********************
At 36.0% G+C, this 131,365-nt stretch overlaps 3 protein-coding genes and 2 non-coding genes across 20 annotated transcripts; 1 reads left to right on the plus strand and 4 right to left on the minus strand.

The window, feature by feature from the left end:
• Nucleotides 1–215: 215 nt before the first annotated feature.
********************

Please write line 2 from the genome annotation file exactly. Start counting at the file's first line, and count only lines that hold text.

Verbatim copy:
The window, feature by feature from the left end: